It’s a technology jungle out there! Here’s some orientation

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(from left to right) Panel discussion about how we will live in the future with
(from left to right) Panel discussion about how we will live in the future with Benedikt Knüsel (ETH Zurich), Marco Salvi (Avenir Suisse), Judith Bellaiche (Swico), Mirko Kovac (Empa), Sirpa Tsimal (Switzerland Global Enterprise) and Matthias Michel (FDP). Image: SATW
The new Technology Outlook of the Swiss Academy of Engineering Sciences (SATW) showcases the most important findings of numerous Swiss experts from science and industry for a prosperous future. In the areas of Energy and Environment, Manufacturing Processes and Materials as well as Life Sciences, eleven scientists contributed to the identification of the most important trends and their impact on technology and society.

New technologies often bring about radical changes in the economy as well as in society. It is therefore of utmost importance to provide orientation and to highlight both the significance of the technologies for the economy and the consequences for our society. "The Technology Outlook looks ahead to the multifaceted technology world of tomorrow for economy and politics in Switzerland. In other words, into a future that fascinates and inspires us, but can also arouse fears. With a focus on health, construction and nutrition, we are highlighting areas that have particular potential for innovation and transformation," says project manager Claudia Schärer at last week’s Technology Outlook vernissage, held at ETH Zurich.

The independent study highlights vital opportunities for Switzerland in three areas: interdisciplinarity, high-tech and niche applications, and knowledge export. Switzerland as a research and business location thrives on ecosystems in which players from different research fields and industrial sectors come together, and is thus predestined for interdisciplinary approaches to deliver solutions. These are particularly in demand for the development of innovative technologies that ensure greater efficiency, improved safety and more effective environmental protection in various areas, explains the study director. "Certain high-tech and niche technologies such as bioplastics, digital twins or antimicrobial surfaces, as well as their applications, offer interesting business cases for companies of all sizes. In addition, it is obvious that Switzerland is taking on a pioneering role for some technologies and exporting know-how instead of products. These include technologies such as mobility concepts, negative emission technologies and personalized nutrition."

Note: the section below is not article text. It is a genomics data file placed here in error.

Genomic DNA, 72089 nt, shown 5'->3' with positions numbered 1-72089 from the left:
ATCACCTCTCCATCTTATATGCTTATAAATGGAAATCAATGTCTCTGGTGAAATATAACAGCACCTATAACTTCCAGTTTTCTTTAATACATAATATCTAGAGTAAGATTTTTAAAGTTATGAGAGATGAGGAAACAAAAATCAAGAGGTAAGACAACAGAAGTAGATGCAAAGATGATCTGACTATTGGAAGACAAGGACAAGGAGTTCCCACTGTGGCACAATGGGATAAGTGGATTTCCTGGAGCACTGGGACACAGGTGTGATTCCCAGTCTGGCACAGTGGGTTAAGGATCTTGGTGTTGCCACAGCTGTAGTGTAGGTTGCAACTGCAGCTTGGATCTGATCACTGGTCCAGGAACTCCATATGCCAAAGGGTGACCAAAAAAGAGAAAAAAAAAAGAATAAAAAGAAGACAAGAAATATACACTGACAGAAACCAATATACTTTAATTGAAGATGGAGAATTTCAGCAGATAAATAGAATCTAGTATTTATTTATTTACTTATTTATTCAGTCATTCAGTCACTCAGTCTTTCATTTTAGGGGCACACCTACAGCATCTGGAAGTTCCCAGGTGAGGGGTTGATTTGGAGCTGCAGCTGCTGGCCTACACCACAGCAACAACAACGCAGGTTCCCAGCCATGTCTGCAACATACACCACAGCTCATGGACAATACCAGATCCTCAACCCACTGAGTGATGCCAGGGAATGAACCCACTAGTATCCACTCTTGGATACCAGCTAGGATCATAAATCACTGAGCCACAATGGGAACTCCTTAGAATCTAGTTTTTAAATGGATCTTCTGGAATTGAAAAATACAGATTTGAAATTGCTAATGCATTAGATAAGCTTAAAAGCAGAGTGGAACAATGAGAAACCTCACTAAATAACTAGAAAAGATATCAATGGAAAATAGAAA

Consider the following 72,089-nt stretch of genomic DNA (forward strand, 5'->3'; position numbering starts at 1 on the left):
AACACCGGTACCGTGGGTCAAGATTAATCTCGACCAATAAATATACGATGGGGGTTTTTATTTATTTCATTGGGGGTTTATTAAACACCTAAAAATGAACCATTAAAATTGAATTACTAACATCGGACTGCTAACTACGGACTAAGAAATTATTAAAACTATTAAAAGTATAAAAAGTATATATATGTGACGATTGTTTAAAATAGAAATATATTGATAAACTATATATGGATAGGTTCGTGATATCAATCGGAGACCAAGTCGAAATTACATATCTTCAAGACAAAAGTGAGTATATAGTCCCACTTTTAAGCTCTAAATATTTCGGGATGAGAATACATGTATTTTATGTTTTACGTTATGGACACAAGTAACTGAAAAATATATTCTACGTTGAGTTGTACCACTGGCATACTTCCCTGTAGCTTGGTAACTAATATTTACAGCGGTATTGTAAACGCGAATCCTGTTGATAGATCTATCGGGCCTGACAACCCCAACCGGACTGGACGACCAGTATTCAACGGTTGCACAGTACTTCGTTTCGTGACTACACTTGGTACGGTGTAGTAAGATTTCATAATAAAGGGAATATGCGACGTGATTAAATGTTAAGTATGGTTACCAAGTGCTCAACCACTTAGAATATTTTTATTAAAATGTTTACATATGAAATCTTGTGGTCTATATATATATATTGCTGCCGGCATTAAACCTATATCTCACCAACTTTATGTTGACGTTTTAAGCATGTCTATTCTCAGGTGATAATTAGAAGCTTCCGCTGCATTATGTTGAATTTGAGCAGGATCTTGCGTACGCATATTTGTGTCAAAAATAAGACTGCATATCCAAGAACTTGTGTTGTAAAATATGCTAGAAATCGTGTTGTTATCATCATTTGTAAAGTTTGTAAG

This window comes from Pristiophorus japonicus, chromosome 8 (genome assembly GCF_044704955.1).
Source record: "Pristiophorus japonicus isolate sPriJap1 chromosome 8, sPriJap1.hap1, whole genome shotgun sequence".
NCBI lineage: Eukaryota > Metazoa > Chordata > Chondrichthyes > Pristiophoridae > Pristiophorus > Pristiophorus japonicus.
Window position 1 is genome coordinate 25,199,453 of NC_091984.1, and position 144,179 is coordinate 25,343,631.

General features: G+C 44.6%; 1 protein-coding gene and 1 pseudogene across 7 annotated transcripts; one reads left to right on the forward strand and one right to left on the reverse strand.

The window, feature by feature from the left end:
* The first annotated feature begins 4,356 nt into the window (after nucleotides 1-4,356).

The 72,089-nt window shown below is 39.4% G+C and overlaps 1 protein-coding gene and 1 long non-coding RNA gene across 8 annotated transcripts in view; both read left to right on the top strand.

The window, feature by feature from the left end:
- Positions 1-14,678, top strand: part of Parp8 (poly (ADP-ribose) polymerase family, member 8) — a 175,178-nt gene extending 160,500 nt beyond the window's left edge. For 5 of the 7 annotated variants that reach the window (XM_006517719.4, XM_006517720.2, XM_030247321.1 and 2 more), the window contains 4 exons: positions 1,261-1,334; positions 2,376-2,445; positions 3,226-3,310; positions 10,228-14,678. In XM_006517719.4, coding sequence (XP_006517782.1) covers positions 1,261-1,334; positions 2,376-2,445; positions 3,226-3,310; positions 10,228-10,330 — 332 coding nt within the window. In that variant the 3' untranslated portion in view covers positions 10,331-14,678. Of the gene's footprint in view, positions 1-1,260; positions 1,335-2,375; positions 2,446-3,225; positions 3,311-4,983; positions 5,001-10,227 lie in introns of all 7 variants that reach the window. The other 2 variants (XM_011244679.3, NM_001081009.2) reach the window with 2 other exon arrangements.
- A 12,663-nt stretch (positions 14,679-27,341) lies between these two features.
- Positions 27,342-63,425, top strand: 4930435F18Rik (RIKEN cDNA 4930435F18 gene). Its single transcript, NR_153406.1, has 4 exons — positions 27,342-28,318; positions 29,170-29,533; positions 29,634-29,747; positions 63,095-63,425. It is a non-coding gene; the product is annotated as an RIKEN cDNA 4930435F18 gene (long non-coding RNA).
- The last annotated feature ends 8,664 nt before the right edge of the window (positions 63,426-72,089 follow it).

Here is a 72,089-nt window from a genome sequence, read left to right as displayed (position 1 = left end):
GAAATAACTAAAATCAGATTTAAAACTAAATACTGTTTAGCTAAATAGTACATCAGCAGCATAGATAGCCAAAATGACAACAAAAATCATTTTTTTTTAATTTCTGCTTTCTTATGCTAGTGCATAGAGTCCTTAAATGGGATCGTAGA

SATW’s Technology Outlook scores points for its thematic breadth, its shortto medium-term time horizon and its free availability. In addition, its Swiss focus sets it apart from similar analyses. The study is based on interviews with more than 180 experts from close to 90 institutions such as CSEM, EPFL, ETH Zurich, Empa, IBM, Migros Industrie, Mobility and Nestlé. It classifies technology trends in terms of their importance for Switzerland as a center of thought and work and compares developments in Switzerland with other countries. A total of 32 technologies and 22 Swiss industry showcases as well as national and international trends are presented in the new edition. The centerpiece is a quadrant presentation with the four technology categories of hopeful, niche, self-starter and star, which makes the economic importance and research competence of each technology visible.

At the end of the Technology Outlook event, Judith Bellaiche (GLP, Swico), Mirko Kovac, Head of the Sustainability Robotics Lab (Empa), Matthias Michel (FDP), Marco Salvi (Avenir Suisse) and Sirpa Tsimal (Switzerland Global Enterprises), together with moderator Benedikt Knüsel (ETH Zurich), discussed what scope Swiss society has for shaping technologies, their use and innovation. It was emphasized several times that cooperation - above all, in an international context - is indispensable. Mirko Kovac adds: "The aspect of multidisciplinarity is central. Networking on an international level remains important. But even more important in research and for innovation is co-development. This is essential today and not optional." The example of robotics shows how important co-development is: In a life-like robot that moves in the environment, functions like a living being and adapts adaptively, materials cannot be considered separately from the control system. They must necessarily be co-developed. This premise sets entirely new requirements in training future researchers.

About SATW

The Swiss Academy of Engineering Sciences (SATW) is commissioned by the Swiss government to carry out early identification of technologies. The Technology Outlook results from these foresight activities and presents forward-looking technologies that will be relevant for Switzerland in the coming years. The following Empa experts have contributed to the current edition of the Technology Outlook: Christian Bach (Vehicle Propulsion Systems), Frank Clemens (High Performance Ceramics), Irene Ferretto (Advanced Materials Processing), Manfred Heuberger (Advanced Fibers), Ali Jafarabadi (Structural Engineering), Mirko Kovac (Sustainability Robotics), Christian Leinenbach (Advanced Materials Processing), Barbara Lothenbach (Concrete and Asphalt), Moslem Shahverdi (Structural Engineering), Lars Sommerhäuser (Surface Science and Coating Technologies) und Patrick Wäger (Technology and Society).